Descriptions and Symbolism of Specific Historic Crosses
from Ireland and Scotland

St. Patrick's Cross, Muiredach's Cross, FARR STONE, Cross of Moone, Cross of the Scriptures, Duleek Cross

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St. Patrick’s Cross

Carndonagh, County Donegal. Carved of red sandstone and accompanied by two short pillars. This primitive sculpture probably dates to the 7th century. It stands about 8 feet tall by the roadside at the church graveyard.

The art historian Francoise Henry wrote that this cross represents a transition in design in that it is one of the earliest stone cross sculptures to break free from the slab. Earlier cross monuments were carved on slabs but the Carndonagh pillar is cut out in the shape of a cross.

The central figure on the east face of the cross may represent Christ crucified, but on many early crosses "Christ in Glory" is depicted. We cannot be sure which of these scenes the artist was depicting. The two figures on either side of Christ’s head are angels. The two flanking his body, if it is intended o represent crucifixion would either be Mary and John, the two thieves or possibly the soldiers. Detail has certainly been lost that would make the meaning of the images more certain. It is believed that many of these monuments may have been painted originally and the fact that the carving on this monument is very shallow bolsters the argument that color may have been an important part of the original decoration.

The three figures below probably represent apostles. In the triangular areas under the arms of the cross are three birds on each side arranged in what Henry calls "trikitras". In the corresponding corners above the arms are knots that are frequently referred to as "triquetras" although she refers to them as "trifold knots". Triquetra was the common term for this symbol in the late 19th century but seems to have fallen out of use in the mid 20th century. Since this is the only Celtic knot that has a traditional name it is fortunate that in the past decade writers and artists have revived the use of the word triquetra.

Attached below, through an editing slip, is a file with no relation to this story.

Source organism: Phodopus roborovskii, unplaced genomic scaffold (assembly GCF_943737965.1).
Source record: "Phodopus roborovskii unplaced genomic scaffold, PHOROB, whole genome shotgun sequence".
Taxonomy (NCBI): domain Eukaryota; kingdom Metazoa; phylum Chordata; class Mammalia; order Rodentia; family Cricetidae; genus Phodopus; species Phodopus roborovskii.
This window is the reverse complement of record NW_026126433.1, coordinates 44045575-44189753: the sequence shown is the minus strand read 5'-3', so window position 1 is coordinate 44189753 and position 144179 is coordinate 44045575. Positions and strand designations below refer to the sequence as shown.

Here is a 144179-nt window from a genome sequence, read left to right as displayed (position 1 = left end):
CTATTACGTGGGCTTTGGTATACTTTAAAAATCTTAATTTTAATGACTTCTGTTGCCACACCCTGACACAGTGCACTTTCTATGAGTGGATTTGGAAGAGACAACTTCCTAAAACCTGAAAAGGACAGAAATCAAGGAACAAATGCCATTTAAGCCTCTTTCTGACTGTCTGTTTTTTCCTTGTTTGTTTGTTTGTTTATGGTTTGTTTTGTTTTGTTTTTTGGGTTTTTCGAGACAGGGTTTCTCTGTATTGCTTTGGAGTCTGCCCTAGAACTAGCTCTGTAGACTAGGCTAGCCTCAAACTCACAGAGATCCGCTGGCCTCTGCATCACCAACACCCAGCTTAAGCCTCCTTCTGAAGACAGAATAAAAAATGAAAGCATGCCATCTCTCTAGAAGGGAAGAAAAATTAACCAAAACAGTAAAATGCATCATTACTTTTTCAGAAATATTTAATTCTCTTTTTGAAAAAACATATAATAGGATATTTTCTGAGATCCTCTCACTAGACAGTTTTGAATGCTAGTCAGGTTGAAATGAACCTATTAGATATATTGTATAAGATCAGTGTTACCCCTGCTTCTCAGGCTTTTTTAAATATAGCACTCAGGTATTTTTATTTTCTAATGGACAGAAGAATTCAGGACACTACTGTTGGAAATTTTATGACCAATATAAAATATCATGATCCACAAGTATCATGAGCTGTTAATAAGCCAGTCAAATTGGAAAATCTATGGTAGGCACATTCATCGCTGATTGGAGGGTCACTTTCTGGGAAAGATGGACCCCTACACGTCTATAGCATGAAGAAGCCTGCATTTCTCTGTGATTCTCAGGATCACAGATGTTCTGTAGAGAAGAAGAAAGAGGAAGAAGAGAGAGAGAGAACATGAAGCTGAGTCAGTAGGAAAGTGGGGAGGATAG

The broad interlace of four double stranded triquetras that occupy the center of the cross are noteworthy as it may be among the oldest interlace in Irish art. The west side of the slab is totally covered with an all over broad weaving as well. Once the Celtic artist learned to devise interlaced ornament it was a very short time before the complexity and refinement far exceeded the eastern prototypes that introduced the style. The Carndonagh cross may survive from the time of the Irish artists’ very beginning to use interlace, a brief period when the style was bold and simple.

 

East side Muiredach's Cross, Monasterboice, Co. Louth

19th century Lithograph by Henry O'Neill

Muiredach's Cross dates from the early 10th century. It is one of the finest and best preserved of the Irish High Crosses. It is a "scripture cross" illustrating the crucifixion on the east side and the last judgment on the west side, with other Biblical stories and histories of saints illustrated in the many panels of relief sculpture. The total height is 18 feet, 5.5 meters.

Silver Muiredach's Cross pendant

The name "Muiredach" is inscribed at the base, where the inscription is intertwined around two cats. This asks for a prayer for Muiredach, for whom the cross was made. He was probably the patron who commissioned the work. Very likely abbot Muiredach mac Domhnaill who died in 923.

West side Muiredach's Cross as it appears today surrounded by modern Celtic Revival crosses


Drawing by J. Romilly Allen

FARR STONE

A Class III Pictish cross slab 7 1/2 feet high and slightly over 2 feet wide located on the north coast of Scotland at Farr Church in Sutherlandshire. Dates probably from the 8th or 9th century, which makes it late as a Pictish monument. The four main elements of Celtic ornament, knotwork, spirals, key patterns and zoomorphic interlace, make up the whole of the design. None of the mysterious Pictish symbols nor iconographic story figures such as those seen on many Irish crosses are present.